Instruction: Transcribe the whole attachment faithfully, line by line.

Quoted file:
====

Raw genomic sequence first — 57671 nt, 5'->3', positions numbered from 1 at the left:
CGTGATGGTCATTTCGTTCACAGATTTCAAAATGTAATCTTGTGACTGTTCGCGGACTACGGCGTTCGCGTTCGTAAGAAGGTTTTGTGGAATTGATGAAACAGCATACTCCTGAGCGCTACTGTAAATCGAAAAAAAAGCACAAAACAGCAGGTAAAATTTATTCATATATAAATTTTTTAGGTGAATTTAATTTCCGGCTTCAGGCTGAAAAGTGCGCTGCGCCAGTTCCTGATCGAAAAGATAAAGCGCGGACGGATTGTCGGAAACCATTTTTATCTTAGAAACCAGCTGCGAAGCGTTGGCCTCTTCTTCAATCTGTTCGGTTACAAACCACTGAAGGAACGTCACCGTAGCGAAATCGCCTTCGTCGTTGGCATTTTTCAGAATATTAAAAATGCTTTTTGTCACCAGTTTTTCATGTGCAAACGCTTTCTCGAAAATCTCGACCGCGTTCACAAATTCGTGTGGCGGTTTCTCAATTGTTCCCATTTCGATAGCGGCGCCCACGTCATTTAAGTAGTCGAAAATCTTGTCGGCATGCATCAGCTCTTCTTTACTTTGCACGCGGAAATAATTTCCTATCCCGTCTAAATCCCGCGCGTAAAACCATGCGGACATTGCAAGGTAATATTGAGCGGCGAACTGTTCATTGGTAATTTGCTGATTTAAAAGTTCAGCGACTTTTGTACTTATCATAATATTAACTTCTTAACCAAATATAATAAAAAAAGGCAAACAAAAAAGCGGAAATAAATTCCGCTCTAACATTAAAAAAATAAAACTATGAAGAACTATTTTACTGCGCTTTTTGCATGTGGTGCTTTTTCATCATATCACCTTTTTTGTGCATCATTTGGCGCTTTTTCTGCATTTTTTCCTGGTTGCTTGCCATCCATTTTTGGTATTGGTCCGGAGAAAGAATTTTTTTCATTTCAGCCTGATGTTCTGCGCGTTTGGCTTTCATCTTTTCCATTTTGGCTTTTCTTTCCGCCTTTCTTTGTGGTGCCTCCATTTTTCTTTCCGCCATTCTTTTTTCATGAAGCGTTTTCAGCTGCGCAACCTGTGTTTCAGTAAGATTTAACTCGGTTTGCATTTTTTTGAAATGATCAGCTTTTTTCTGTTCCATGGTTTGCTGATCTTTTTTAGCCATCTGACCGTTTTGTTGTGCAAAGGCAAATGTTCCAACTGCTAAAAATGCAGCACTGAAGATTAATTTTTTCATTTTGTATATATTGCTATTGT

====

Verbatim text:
Raw genomic sequence first — 57671 nt, 5'->3', positions numbered from 1 at the left:
CGTGATGGTCATTTCGTTCACAGATTTCAAAATGTAATCTTGTGACTGTTCGCGGACTACGGCGTTCGCGTTCGTAAGAAGGTTTTGTGGAATTGATGAAACAGCATACTCCTGAGCGCTACTGTAAATCGAAAAAAAAGCACAAAACAGCAGGTAAAATTTATTCATATATAAATTTTTTAGGTGAATTTAATTTCCGGCTTCAGGCTGAAAAGTGCGCTGCGCCAGTTCCTGATCGAAAAGATAAAGCGCGGACGGATTGTCGGAAACCATTTTTATCTTAGAAACCAGCTGCGAAGCGTTGGCCTCTTCTTCAATCTGTTCGGTTACAAACCACTGAAGGAACGTCACCGTAGCGAAATCGCCTTCGTCGTTGGCATTTTTCAGAATATTAAAAATGCTTTTTGTCACCAGTTTTTCATGTGCAAACGCTTTCTCGAAAATCTCGACCGCGTTCACAAATTCGTGTGGCGGTTTCTCAATTGTTCCCATTTCGATAGCGGCGCCCACGTCATTTAAGTAGTCGAAAATCTTGTCGGCATGCATCAGCTCTTCTTTACTTTGCACGCGGAAATAATTTCCTATCCCGTCTAAATCCCGCGCGTAAAACCATGCGGACATTGCAAGGTAATATTGAGCGGCGAACTGTTCATTGGTAATTTGCTGATTTAAAAGTTCAGCGACTTTTGTACTTATCATAATATTAACTTCTTAACCAAATATAATAAAAAAAGGCAAACAAAAAAGCGGAAATAAATTCCGCTCTAACATTAAAAAAATAAAACTATGAAGAACTATTTTACTGCGCTTTTTGCATGTGGTGCTTTTTCATCATATCACCTTTTTTGTGCATCATTTGGCGCTTTTTCTGCATTTTTTCCTGGTTGCTTGCCATCCATTTTTGGTATTGGTCCGGAGAAAGAATTTTTTTCATTTCAGCCTGATGTTCTGCGCGTTTGGCTTTCATCTTTTCCATTTTGGCTTTTCTTTCCGCCTTTCTTTGTGGTGCCTCCATTTTTCTTTCCGCCATTCTTTTTTCATGAAGCGTTTTCAGCTGCGCAACCTGTGTTTCAGTAAGATTTAACTCGGTTTGCATTTTTTTGAAATGATCAGCTTTTTTCTGTTCCATGGTTTGCTGATCTTTTTTAGCCATCTGACCGTTTTGTTGTGCAAAGGCAAATGTTCCAACTGCTAAAAATGCAGCACTGAAGATTAATTTTTTCATTTTGTATATATTGCTATTGT